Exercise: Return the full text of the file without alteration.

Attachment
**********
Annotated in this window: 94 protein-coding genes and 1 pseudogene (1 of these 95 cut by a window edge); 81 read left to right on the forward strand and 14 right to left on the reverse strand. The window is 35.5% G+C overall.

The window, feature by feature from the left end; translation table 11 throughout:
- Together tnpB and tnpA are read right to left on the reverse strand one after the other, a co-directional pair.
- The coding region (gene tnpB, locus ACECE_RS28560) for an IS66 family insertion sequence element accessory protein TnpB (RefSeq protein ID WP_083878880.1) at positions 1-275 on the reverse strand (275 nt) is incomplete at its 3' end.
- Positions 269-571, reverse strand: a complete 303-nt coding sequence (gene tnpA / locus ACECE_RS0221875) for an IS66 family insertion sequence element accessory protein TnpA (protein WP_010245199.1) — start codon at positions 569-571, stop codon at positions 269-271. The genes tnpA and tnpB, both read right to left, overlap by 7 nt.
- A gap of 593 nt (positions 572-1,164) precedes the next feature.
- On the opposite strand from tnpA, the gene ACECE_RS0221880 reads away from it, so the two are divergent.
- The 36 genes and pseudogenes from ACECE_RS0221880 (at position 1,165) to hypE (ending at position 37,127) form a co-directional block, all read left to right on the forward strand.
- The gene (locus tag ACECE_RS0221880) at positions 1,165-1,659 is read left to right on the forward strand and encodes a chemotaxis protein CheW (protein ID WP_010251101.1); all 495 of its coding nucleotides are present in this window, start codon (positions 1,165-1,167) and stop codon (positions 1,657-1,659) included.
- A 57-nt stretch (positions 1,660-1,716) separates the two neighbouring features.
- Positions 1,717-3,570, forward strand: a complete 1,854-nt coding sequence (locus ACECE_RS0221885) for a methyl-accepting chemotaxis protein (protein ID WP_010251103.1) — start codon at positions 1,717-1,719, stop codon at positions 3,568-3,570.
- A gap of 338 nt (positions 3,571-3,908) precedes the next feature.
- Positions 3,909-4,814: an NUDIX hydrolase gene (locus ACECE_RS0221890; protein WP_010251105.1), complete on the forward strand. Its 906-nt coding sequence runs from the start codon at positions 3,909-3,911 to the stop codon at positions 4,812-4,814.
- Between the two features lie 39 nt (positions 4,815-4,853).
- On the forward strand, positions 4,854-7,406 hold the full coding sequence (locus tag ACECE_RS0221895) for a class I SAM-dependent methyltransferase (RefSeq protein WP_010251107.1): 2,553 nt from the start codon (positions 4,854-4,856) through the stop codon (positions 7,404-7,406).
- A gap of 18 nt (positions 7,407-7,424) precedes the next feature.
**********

Annotated in this window: 94 protein-coding genes and 1 pseudogene (1 of these 95 cut by a window edge); 81 read left to right on the forward strand and 14 right to left on the reverse strand. The window is 35.5% G+C overall.

The window, feature by feature from the left end; translation table 11 throughout:
- Together tnpB and tnpA are read right to left on the reverse strand one after the other, a co-directional pair.
- The coding region (gene tnpB, locus ACECE_RS28560) for an IS66 family insertion sequence element accessory protein TnpB (RefSeq protein ID WP_083878880.1) at positions 1-275 on the reverse strand (275 nt) is incomplete at its 3' end.
- Positions 269-571, reverse strand: a complete 303-nt coding sequence (gene tnpA / locus ACECE_RS0221875) for an IS66 family insertion sequence element accessory protein TnpA (protein WP_010245199.1) — start codon at positions 569-571, stop codon at positions 269-271. The genes tnpA and tnpB, both read right to left, overlap by 7 nt.
- A gap of 593 nt (positions 572-1,164) precedes the next feature.
- On the opposite strand from tnpA, the gene ACECE_RS0221880 reads away from it, so the two are divergent.
- The 36 genes and pseudogenes from ACECE_RS0221880 (at position 1,165) to hypE (ending at position 37,127) form a co-directional block, all read left to right on the forward strand.
- The gene (locus tag ACECE_RS0221880) at positions 1,165-1,659 is read left to right on the forward strand and encodes a chemotaxis protein CheW (protein ID WP_010251101.1); all 495 of its coding nucleotides are present in this window, start codon (positions 1,165-1,167) and stop codon (positions 1,657-1,659) included.
- A 57-nt stretch (positions 1,660-1,716) separates the two neighbouring features.
- Positions 1,717-3,570, forward strand: a complete 1,854-nt coding sequence (locus ACECE_RS0221885) for a methyl-accepting chemotaxis protein (protein ID WP_010251103.1) — start codon at positions 1,717-1,719, stop codon at positions 3,568-3,570.
- A gap of 338 nt (positions 3,571-3,908) precedes the next feature.
- Positions 3,909-4,814: an NUDIX hydrolase gene (locus ACECE_RS0221890; protein WP_010251105.1), complete on the forward strand. Its 906-nt coding sequence runs from the start codon at positions 3,909-3,911 to the stop codon at positions 4,812-4,814.
- Between the two features lie 39 nt (positions 4,815-4,853).
- On the forward strand, positions 4,854-7,406 hold the full coding sequence (locus tag ACECE_RS0221895) for a class I SAM-dependent methyltransferase (RefSeq protein WP_010251107.1): 2,553 nt from the start codon (positions 4,854-4,856) through the stop codon (positions 7,404-7,406).
- A gap of 18 nt (positions 7,407-7,424) precedes the next feature.